Spectrum 10K researchers have continued to issue statements to other writers and journalists, despite previously telling Liam O’Dell the team needed to “prioritise consulting with the wider autism community”.
The response, sent to this website in March, came after O’Dell asked academics why there wasn’t any mention of conflicts of interest in the Terms of Reference for the ‘Spectrum 10K Advisory Panel’.
A spokesperson replied: “Since October 2021, we have responded to all of your journalist requests. We are a small team and this takes a lot of time.
“One outcome from Phase 1 of our consultation was the importance of keeping the momentum going on Phases 2 and 3. Therefore, we have now decided that we need to prioritise consulting with the wider autism community.
“With regret, we cannot continue to respond to any further requests.”
However, news site Spectrum published an article on the controversial DNA study on Friday featuring a quote from the project team, casting doubt on their statement previously issued to O’Dell.
Commenting on the conclusion of the Health Research Authority (HRA)’s investigation earlier this month, Spectrum 10K spokesperson Tracey Parsons told the outlet: “We are pleased that the HRA has announced that the original ethics opinion for Spectrum 10K still stands. We look forward to continuing this work with the autism community to find ways to improve Spectrum 10K.”
When O’Dell approached Spectrum 10K for a comment on 20 May, a spokesperson replied: “As per our previous correspondence, we will not be making any further response at this time.”
The latest developments follow a report last month in which it was revealed one member of the study team had described this website’s enquiries and articles as “pernickety” in internal correspondence.
The messages and emails, obtained as part of a Subject Access Request under the Data Protection Act, disclosed one email conversation in October between members of the Spectrum 10K study team and staff from the Autism Research Centre at the University of Cambridge.
Referencing this website’s report on the project team’s submissions to the ethics committees, one individual asks if “anyone [wanted] to respond to this”, to which another person responds: “I think if their main criticism is re costs of autism to the society, it’s fine. It’s becoming quite pernickety and we just need to ignore it.”
Earlier that same day, another email claimed the aforementioned article “makes a number of statements which are taken out of context”.
Other correspondence provided to O’Dell shows staff at the Health Research Authority (HRA) reach out to Spectrum 10K following the publication of another article in October.
“I wanted to contact you as soon as possible to keep you informed and to reassure you that this was not a direct reference to the Spectrum 10K study.”
Two months later, a message sent on Microsoft Teams commented on planned responses to this website’s enquiries and said: “I think all the questions are answered, they just might not be the answers LOD [Liam O’Dell] is looking for. I’m hoping he publishes them in full as I think he may take a couple of sentences out of context.”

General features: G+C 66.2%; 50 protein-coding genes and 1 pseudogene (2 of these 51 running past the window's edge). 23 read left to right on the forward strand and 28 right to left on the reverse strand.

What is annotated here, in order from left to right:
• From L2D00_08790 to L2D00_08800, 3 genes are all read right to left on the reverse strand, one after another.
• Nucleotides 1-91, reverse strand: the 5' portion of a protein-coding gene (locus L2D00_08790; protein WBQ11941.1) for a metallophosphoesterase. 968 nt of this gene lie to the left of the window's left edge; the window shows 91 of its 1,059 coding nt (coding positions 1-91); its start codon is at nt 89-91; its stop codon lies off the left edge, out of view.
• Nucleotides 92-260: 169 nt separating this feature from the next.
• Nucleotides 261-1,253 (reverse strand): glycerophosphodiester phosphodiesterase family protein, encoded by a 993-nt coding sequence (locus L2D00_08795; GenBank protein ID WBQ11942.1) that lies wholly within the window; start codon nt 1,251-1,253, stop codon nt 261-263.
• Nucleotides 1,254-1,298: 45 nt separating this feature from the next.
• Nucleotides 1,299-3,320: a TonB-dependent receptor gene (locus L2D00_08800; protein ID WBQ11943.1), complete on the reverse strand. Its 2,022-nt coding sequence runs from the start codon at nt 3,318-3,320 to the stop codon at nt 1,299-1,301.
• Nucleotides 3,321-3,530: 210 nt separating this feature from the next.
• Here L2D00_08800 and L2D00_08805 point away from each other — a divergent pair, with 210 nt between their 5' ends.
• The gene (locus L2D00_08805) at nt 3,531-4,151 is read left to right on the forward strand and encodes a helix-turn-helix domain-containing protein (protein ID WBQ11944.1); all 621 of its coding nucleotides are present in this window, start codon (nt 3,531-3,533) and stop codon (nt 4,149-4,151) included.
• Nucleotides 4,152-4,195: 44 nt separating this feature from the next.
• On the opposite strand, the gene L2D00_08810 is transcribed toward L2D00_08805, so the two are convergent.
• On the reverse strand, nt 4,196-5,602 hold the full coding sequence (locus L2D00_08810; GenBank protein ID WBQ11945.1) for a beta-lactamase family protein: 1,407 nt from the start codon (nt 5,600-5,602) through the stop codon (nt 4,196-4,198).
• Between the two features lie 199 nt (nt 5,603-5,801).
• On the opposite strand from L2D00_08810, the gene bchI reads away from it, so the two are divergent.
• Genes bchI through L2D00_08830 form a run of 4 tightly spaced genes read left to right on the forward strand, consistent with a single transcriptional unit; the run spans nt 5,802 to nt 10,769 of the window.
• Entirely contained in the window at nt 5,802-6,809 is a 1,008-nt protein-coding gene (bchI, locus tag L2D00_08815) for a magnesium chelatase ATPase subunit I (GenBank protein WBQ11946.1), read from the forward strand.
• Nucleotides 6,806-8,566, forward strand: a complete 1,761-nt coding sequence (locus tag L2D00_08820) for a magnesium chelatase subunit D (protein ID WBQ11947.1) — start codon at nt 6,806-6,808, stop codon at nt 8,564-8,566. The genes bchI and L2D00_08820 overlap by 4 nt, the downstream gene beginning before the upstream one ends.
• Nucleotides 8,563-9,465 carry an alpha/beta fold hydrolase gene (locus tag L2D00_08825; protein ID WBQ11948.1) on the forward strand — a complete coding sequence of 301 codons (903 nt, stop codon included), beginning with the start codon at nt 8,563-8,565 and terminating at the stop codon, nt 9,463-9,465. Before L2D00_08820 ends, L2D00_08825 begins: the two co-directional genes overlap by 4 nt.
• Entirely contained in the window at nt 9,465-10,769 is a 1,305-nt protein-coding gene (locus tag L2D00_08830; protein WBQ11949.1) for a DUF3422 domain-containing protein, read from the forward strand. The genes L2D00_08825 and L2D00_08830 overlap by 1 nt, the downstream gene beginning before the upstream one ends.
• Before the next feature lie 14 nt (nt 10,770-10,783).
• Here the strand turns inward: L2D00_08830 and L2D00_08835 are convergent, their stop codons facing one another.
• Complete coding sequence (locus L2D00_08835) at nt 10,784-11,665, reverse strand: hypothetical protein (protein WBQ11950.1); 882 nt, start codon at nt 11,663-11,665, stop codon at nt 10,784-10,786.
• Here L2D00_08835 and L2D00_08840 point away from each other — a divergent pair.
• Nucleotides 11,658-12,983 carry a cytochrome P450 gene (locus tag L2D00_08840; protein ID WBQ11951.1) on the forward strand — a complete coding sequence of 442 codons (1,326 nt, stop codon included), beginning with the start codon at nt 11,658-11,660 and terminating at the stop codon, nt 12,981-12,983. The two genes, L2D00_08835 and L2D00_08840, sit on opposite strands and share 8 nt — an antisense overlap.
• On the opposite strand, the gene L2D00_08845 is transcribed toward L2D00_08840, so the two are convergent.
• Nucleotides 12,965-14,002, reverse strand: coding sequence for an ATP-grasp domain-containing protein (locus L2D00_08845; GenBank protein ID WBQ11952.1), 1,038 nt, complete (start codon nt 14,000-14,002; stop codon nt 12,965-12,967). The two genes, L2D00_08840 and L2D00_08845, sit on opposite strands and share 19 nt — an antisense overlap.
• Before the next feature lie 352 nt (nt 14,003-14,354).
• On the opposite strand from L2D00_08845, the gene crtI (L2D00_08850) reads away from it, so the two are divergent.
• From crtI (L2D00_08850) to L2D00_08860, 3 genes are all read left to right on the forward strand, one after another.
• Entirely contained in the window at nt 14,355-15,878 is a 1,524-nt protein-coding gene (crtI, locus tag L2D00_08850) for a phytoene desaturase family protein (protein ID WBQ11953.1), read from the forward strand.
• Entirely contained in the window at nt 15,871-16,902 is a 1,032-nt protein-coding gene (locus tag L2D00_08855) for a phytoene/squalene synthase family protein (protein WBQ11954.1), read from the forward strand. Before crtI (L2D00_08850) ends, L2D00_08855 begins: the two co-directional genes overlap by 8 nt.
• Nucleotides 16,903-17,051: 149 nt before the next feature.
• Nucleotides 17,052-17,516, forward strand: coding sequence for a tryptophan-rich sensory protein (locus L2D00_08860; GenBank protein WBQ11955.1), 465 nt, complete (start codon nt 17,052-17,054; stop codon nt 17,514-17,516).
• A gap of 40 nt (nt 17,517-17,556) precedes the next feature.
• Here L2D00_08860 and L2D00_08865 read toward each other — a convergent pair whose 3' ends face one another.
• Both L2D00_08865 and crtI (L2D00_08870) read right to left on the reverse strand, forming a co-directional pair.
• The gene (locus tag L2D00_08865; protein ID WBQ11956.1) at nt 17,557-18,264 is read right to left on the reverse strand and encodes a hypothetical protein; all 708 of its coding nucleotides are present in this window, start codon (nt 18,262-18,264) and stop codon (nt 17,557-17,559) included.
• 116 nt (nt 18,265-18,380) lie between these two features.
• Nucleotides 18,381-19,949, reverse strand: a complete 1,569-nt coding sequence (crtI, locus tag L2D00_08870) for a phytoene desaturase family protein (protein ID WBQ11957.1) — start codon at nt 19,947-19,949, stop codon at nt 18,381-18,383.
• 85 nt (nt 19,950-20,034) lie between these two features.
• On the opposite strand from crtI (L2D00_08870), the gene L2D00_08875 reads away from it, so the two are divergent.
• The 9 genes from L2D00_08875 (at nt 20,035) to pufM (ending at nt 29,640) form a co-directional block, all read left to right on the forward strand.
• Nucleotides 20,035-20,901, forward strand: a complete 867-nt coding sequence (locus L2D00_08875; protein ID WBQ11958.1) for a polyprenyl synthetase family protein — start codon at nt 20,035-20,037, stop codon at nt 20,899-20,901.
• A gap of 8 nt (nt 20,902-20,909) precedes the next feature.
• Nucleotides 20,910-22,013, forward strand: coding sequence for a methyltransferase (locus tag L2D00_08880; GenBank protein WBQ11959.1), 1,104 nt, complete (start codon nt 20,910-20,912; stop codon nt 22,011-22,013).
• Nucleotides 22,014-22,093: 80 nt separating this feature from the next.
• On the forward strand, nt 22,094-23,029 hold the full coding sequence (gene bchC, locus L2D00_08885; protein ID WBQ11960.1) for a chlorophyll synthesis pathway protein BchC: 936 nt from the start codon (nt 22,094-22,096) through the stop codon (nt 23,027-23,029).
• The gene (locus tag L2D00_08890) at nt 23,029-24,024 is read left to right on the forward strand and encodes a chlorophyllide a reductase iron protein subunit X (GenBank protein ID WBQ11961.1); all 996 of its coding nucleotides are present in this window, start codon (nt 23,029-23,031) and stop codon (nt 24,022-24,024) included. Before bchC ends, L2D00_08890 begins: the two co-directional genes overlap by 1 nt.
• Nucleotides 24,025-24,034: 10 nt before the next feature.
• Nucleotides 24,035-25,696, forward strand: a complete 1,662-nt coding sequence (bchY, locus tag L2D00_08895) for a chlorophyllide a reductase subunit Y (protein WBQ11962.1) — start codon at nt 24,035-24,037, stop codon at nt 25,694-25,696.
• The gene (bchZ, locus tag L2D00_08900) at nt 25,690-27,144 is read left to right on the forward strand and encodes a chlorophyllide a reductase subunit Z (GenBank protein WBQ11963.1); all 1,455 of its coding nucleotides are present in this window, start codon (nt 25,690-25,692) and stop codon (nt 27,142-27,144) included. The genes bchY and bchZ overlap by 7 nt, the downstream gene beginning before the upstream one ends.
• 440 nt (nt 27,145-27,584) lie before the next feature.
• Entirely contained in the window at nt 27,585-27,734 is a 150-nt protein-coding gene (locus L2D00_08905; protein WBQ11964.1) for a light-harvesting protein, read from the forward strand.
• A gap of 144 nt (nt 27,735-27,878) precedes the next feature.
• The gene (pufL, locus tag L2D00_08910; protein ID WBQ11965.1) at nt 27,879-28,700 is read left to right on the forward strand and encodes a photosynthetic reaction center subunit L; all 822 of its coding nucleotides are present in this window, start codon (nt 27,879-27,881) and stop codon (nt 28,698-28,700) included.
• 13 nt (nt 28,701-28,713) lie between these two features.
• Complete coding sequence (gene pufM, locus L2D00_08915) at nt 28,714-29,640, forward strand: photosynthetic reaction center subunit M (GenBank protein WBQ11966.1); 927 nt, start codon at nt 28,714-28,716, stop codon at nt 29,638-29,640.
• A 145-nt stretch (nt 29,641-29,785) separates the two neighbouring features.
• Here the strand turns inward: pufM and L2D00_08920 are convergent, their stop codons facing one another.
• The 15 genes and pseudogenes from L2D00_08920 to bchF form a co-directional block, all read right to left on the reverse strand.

“Liam has interpreted that as meaning that phase 1 starts on that date. The misunderstanding is not significant and will be clarified in a few weeks when we go public with the outcome of phase 1, so I suggest we do nothing for now.”However, no further update on the consultation has been provided since October 2021.
The 33-page dossier also goes on to reveal internal discussions around Spectrum 10K’s decision to “disengage from the journalist” reporting on the study.
On 31 March, a member of the project team wrote to the Central Communications Office at the University of Cambridge and said: “The Spectrum 10K team has continued to respond to ongoing journalist requests from Liam O’Dell, who writes for his own online blog, rather than for an external publication.
“These requests are taking up a lot of team time and are impacting on the team’s ability to meet other important deadlines. There have been approximately 11 requests since October and each requires multiple team members to collect and review responses.
“In order to focus on running the Spectrum 10K consultation, the team would like to advise Liam that it will no longer be possible to respond to his requests.
“Do you have any concerns about that approach? We recognise that this will lead to some negative comments online, but this could be considered an acceptable risk.”
The communications officer at the university replied: “I think this is entirely legitimate and is a strategy we have been forced to use with more high profile journalists before now.
“I think your response reads well. He will undoubtedly use this to further criticise Spectrum 10K, though I would hope in the interests of fairness he will at least quote your response.”
This website quoted Spectrum 10K’s refusal in full on 31 March.
It has now approached the study team for comment in light of their response to Spectrum this week.
Update – 02/06/22 – 13:30: In response to a request for comment, a Spectrum 10K spokesperson told Liam O’Dell: “As we have explained, we regret we cannot continue replying to your requests for information purely because we responded to a large number of requests from you between October 2021 and March 2022 and the time each response takes means our team has less time to focus on the consultation.
“However, we may respond to other journalists if needed, on a one-off basis. We do appreciate the valuable role journalists play in making information available to the wider public.”
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This report is the latest in his series ‘The Spectrum 10K Files’. Read the previous articles in this series below: